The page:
‘Travel broadens the mind’ is one of the English language’s most well-worn phrases. And, when it comes to school sports tours and competing overseas, the benefits of experiences in other lands are certainly as pronounced as anywhere else. International trips and tours can fast-track young people’s awareness of the world beyond their own nation and help to produce a truly global mindset – and the UK’s independent schools are now harnessing the opportunities of foreign travel as never before.
North Wales’ Rydal Penrhos School takes its sport very seriously – and internationally, as last seen in the feats of alumnus Vicky Thornley, who joined Britain’s most decorated female Olympian Katherine Grainger for a silver medal in the Rio Olympics’ double sculls rowing event.
And the next big event in the school sporting calendar is this autumn’s brace of high-profile sports tours. The school’s running two separate tours for its netball and rugby stars, which will see them experience European competition in Greece and Portugal respectively. Sixteen netballers will depart for Greece on October 19 and will be joined by Welsh netball captain and former pupil Suzy Drane, who will be part of the coaching staff during the trip. The tour party will be staying at the Loutraki Sportcamp near Athens, where they will be training and playing competitive matches against various teams from the region.
The rugby team will depart for Portugal on the same date on a tour programmed, like the netball trip, by MSG Tours, and will be competing against a number of sides throughout their visit. Director of Sport Allen Boyd says: “Sports tours at any point of the season provide an excellent opportunity to help teams fulfil their potential. The time – both on and off the field – that the group spends together while away brings them together as a group and undoubtedly helps staff to get to know their pupils better too.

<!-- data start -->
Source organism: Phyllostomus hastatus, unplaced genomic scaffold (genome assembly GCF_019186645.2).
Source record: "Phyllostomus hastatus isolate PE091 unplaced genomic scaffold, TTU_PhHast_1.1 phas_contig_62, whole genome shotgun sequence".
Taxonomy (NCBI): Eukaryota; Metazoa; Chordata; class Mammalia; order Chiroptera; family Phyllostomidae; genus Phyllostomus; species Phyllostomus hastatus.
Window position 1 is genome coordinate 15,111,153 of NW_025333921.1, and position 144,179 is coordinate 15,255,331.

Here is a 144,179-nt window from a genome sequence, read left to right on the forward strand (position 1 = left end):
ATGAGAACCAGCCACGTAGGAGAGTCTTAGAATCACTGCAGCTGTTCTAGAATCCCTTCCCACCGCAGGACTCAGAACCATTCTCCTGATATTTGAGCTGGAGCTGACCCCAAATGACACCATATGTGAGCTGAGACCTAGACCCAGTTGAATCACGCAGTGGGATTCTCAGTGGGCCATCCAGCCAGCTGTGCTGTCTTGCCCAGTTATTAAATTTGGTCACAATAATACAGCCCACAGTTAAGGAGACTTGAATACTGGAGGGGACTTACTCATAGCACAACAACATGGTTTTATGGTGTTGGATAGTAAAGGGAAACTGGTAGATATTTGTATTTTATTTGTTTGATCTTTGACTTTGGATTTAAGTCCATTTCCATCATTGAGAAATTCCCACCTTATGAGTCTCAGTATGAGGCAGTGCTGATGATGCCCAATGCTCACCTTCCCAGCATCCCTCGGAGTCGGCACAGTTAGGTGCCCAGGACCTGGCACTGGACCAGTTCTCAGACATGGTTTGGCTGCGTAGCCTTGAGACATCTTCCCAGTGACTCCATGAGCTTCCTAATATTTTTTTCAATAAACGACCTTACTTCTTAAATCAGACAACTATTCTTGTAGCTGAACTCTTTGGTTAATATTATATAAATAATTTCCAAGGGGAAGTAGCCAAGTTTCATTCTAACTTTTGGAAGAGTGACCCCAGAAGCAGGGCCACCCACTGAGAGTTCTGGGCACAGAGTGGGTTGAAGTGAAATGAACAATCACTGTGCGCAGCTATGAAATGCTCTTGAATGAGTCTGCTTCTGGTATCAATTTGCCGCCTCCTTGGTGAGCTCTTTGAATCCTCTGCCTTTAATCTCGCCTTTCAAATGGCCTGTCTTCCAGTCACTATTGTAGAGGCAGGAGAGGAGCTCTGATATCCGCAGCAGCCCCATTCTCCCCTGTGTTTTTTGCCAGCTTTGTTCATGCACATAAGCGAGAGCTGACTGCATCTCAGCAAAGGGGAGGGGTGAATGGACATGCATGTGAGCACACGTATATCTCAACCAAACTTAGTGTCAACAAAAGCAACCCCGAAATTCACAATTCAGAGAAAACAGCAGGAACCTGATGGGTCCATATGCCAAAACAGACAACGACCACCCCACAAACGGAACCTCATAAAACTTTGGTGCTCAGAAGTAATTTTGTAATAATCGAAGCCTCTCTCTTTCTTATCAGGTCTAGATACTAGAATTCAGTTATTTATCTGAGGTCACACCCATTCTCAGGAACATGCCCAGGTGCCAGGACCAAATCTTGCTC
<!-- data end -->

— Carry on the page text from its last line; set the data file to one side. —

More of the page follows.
“Team development aside, these tours also allow pupils to experience places they may otherwise not get to, and this is one of the things I look for in putting tours together. I like to offer pupils the slightly more obscure locations that they are unlikely to visit on a family holiday – or those countries who are not as developed within specific sports.”
Unfortunately, says Mr Boyd, the efforts involved in putting them together mean that sports tours are often becoming less of a fixture. “Many schools now no longer provide annual or biannual tours, which is a great shame. They are often among pupils’ most memorable experiences, and when I bump into Old Boys or Old Girls these tours are very often one of the memories they recall most happily. The sporting development is the main driving factor – but the various accompanying benefits of travel come in a very close second.
“At Rydal Penrhos we believe that every pupil should have an opportunity to go on at least one short-haul and one long-haul tour – but we are all too aware of the financial implications for families, especially where parents have siblings in the school. To assist this we offer many fundraising opportunities whereby pupils can fully fund their place through sponsorship and fundraising.”
Elsewhere, Buckswood School’s long-standing association with Chelsea Football Club saw it depart once again, earlier this year, to the Kingdom of Swaziland for its annual charity trip. Buckswood has been visiting Swaziland for the past 12 years and, as part of the annual trip, has staged a football tournament to support the local Hearts and Smiles project, which helps the local police force to integrate better with local communities.
I often have parents and former pupils telling me that the tour they went on was pivotal to them as an individual – helping them grow in confidence, explore new horizons, work as a team and discover new cultures – Audrey Sime